Then, we can formulate the following optimization problem to minimize the escape time over the space of valid combination policies:


This precise optimization problem has appeared before in the pursuit of asymmetric combination policies that minimize the steady-state error of the diffusion strategy (6a)–(6b) in strongly-convex environments [26]. Its solution is available in closed form and can even be pursued in a decentralized manner, requiring only exchanges among neighbors [26]. [Metropolis-Hastings Combination Policy [26]] Under the step-size normalization (30), the asymmetric Metropolis-Hastings combination policy minimizes the approximate saddle-point escape time (35). It takes the form:


where denotes the size of the neighborhood of agent .

5 Simulations

We construct a sample landscape to verify the linear speedup in the size of the network indicated by the analysis in this work. The loss function is constructed from a single-layer neural network with a linear hidden layer and a logistic activation function for the output layer. Penalizing this architecture with the cross-entropy loss gives:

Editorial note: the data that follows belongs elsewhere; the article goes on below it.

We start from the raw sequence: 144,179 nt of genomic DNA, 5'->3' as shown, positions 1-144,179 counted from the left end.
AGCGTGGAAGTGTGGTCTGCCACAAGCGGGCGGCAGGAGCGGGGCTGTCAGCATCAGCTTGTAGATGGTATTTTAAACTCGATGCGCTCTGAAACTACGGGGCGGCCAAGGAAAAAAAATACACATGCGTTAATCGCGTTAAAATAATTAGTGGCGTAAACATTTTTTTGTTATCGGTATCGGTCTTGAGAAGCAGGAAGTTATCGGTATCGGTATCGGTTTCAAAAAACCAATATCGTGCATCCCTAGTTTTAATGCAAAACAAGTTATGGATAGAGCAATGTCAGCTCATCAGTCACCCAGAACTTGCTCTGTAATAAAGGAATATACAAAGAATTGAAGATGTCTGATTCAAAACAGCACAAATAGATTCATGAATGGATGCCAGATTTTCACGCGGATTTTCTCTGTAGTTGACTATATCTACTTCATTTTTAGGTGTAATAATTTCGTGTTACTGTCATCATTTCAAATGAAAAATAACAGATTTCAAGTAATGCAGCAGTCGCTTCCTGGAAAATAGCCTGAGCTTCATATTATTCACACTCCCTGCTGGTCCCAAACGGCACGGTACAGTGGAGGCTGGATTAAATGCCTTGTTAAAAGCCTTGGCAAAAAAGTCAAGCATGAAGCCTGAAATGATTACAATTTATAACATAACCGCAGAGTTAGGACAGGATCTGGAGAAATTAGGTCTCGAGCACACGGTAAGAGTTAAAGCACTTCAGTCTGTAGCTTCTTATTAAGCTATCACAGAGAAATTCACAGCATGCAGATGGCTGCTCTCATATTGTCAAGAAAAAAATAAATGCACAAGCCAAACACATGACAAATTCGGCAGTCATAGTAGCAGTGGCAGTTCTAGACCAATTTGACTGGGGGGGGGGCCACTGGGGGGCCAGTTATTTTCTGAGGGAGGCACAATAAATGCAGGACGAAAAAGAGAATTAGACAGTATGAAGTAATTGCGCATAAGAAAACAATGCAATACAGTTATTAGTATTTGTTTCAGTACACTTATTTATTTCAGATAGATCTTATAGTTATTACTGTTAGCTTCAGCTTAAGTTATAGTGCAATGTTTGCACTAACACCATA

where and denote the weights of the individual layers, denotes the feature vector, and is the class variable. It can be verified that this loss has a single strict saddle-point at and global minima in the positive and negative quadrant, respectively [24]. We show the evolution of the function value at the network centroid under the step-size normalization rule (30) and observe a linear speedup in , consistent with (34) while noting no significant differences in steady-state performance, which is consistent with (31).

Figure 1: Linear speedup in saddle-point escape time.